Association Health Plans are new plans that, by regulation, allow small businesses to band together across industries and state boundaries to form health insurance buying consortiums. Using this larger size-generated buying power, they should be able to acquire cheaper, better tailored, more flexible plans for their employees, plans that those employees actually will want.
The left says association plans are junk insurance that will blow up ObamaCare.
Some AHPs likely will be; that’s a fact of life in any market, free or centrally planned. However, a free market is self-regulating and quickly so; junk plans will be few and far between. Blow up Obamacare? That’s win-win.
Scott Atlas wrote in a recent Wall Street Journal that all of us should have access to health savings accounts, instead of just the few well-off among us who can afford the high deductible health coverage plan that’s currently a prerequisite for having an HSA. He also wants to raise the cap for contributing to one to $7,350 per year.
He’s on the right track, but he stopped short. Why should there be a cap on HSA contributions? Why can’t we contribute as much or as little as we want instead of what Government will permit?
The Justice Department has declined to defend Obamacare in the suit against it brought by a large number of States in the aftermath of Congress’ repeal of the Individual Mandate penalty tax. Recall that Chief Justice John Roberts rewrote the law in 2012 to recreate the penalty as a tax in order to preserve the IM as constitutional, and thereby to preserve all of Obamacare as constitutional because of the inseverability of all parts of the law.
With the repeal of the IM’s…tax…that inseverability should doom the rest of Obamacare.
As a result of Attorney General Jeff Sessions’ decision not to defend the law,
…won’t clean up after itself. In this instance, literally. This is the VA “hospital” room a veteran was placed in when he went to that…facility…for treatment that involved 18 injections. Injections to be done in a room as filthy as this.
Dr Karen Gribbin, the chief of staff at the George E Wahlen Department of Veteran Affairs Medical Center, on Saturday reportedly said that Wilson should not have been in the room. She said the rooms should be cleaned prior to each patient and called on an investigation.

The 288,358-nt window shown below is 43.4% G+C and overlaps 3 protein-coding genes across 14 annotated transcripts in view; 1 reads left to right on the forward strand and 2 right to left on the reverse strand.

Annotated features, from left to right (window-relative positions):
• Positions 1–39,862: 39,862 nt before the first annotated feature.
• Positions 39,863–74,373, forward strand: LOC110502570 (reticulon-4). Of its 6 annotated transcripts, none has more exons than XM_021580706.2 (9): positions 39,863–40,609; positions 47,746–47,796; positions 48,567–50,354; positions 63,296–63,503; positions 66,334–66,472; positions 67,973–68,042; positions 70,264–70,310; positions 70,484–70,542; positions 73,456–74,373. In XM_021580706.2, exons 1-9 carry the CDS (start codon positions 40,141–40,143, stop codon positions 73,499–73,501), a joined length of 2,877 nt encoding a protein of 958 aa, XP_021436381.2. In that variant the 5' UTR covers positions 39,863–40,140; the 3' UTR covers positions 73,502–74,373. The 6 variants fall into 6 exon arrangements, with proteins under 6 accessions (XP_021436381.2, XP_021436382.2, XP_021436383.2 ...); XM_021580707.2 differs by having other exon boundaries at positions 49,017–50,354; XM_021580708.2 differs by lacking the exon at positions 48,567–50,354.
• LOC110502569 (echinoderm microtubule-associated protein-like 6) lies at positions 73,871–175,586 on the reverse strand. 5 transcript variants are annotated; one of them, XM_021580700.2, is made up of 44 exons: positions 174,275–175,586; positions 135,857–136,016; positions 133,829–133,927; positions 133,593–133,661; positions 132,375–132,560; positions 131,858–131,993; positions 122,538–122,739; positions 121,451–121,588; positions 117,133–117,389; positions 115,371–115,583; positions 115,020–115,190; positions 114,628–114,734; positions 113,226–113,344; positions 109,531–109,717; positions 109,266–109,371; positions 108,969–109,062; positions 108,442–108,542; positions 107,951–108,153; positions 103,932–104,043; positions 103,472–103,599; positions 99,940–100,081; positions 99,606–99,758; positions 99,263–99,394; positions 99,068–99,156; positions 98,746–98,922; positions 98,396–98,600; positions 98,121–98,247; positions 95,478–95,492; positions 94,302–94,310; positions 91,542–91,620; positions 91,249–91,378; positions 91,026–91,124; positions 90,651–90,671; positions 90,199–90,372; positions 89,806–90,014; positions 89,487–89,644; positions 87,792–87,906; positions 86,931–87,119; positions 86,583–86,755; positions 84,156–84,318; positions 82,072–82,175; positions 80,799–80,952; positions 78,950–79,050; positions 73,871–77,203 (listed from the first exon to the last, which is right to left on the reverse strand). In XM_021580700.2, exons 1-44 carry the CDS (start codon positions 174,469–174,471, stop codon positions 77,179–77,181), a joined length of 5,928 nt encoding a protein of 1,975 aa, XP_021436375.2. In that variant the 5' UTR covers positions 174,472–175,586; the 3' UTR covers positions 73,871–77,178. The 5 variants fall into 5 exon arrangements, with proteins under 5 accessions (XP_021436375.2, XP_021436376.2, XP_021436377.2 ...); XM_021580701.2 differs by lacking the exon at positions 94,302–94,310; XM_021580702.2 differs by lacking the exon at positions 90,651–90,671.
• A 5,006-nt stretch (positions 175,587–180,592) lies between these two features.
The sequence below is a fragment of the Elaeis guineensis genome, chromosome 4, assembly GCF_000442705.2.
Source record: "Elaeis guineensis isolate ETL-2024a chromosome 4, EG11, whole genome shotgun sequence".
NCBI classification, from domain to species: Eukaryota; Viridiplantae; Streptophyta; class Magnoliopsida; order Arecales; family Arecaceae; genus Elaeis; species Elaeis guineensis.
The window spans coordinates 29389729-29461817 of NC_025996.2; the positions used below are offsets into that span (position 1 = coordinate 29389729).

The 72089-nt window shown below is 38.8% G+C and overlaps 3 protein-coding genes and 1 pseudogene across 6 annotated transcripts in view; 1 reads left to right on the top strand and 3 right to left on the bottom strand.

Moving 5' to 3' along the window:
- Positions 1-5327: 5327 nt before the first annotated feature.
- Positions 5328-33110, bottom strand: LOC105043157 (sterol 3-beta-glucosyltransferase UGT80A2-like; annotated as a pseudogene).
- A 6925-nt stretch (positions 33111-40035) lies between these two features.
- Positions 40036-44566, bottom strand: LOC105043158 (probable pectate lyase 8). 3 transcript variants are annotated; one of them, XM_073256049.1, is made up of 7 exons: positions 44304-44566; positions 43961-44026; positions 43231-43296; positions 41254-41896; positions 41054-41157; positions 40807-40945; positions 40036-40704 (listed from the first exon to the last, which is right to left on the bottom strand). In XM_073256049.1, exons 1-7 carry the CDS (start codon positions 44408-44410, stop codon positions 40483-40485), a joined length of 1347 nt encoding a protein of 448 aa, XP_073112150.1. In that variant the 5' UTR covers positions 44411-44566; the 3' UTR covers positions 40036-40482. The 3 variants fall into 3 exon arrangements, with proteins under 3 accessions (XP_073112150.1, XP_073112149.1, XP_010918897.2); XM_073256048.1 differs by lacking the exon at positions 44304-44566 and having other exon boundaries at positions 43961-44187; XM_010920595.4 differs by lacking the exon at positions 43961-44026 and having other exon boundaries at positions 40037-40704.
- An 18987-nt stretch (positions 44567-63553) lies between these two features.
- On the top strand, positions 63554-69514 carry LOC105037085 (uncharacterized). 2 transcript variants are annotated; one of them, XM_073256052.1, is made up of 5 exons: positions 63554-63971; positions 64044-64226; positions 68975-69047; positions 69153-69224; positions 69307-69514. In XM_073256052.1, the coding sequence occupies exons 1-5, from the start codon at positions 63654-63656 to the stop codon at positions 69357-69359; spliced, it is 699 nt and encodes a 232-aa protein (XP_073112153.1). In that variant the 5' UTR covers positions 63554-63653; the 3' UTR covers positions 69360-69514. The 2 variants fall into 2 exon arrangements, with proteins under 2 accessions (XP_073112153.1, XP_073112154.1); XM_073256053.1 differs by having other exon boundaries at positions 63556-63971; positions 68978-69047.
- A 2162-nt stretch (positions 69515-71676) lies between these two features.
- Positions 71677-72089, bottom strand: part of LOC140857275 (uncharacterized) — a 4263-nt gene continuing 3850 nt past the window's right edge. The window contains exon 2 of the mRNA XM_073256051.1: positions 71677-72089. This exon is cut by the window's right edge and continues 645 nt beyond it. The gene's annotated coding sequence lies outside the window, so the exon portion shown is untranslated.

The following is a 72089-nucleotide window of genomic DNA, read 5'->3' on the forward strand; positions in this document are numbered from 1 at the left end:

Wahlen is the imitation hospital at which this failure occurred. The vetaran’s father, who posted the tweet, also tweeted
The health coverage plan providers, companies like Humana, Aetna, Anthem, et al., are gaming the Medicare system to keep their Medicare bonuses coming in. Surprise.
It seems that when Obamacare was passed, it included a system of paying bonuses from Medicare to those plan providers that got sufficiently high ratings on the quality of their plans.
Medicare ranks privately managed plans…on a five-star quality scale and provides financial bonuses to providers of top-ranked plans. [A plan-holder’s] plan was set to be downgraded, which would have cost Humana its bonus. So the company merged plans covering [the plan-holder] and more than a million others into different contracts with higher scores. That preserved the bonuses.
Idaho has one. Blue Cross of Idaho says it’s going to take advantage of newly issued State regulations to start marketing a plan that won’t meet Obamacare requirements, and they’re going to sell the plan alongside its existing Obamacare-compliant plans.
The Idaho Department of Insurance last month became the first state regulator to say it would let insurers begin offering “state-based plans” for consumers that involved practices generally banned for individual insurance under the ACA, including tying premium rates to enrollees’ pre-existing health conditions.
This one is in the offing at the State level, and comes as a result of the punitive tax for not buying health coverage was repealed last December.
At least nine states are considering their own versions of a requirement that residents must have health insurance….
Maryland lawmakers are pursuing a plan to replace the ACA mandate, which requires most people to pay a penalty if they don’t have coverage. California, Connecticut, Hawaii, Minnesota, New Jersey, Rhode Island, Vermont, and Washington, as well as the District of Columbia, are publicly considering similar ideas.
Indiana has joined Kentucky in getting approval to add a work requirement to its Medicaid program (separately: Federal approval should not be a requirement; the program should be a State-run and -funded program only).
Of course, there are objections.
Democrats and consumer groups are decrying the GOP push, saying it is antithetical to Medicaid’s goal of expanding health care.
The Centers for Medicare & Medicaid Services has been instructed by President Donald Trump to adjust its rules to allow the States to adjust their own rules to require work for Medicaid payments.
This is a very good start. There are two remaining steps, though. The funds transferred to the States in support of Medicaid need to be converted to block grants with no strings attached. Each State knows its own medical support needs far better than does the Federal government.
This is a program that would give veterans the option of going to a private sector doctor in lieu of playing the delay wait game at a Veterans Administration facility, after the veteran has jumped through the requisite VA hoops. After a political tussle in Congress over increasing/renewing its funding, some additional money was provided. That additional funding was necessitated because
its popularity depleted the allocated funds more quickly than anticipated. Patient visits through the program increased more than 30% in the first quarter of fiscal year 2017, according to the VA.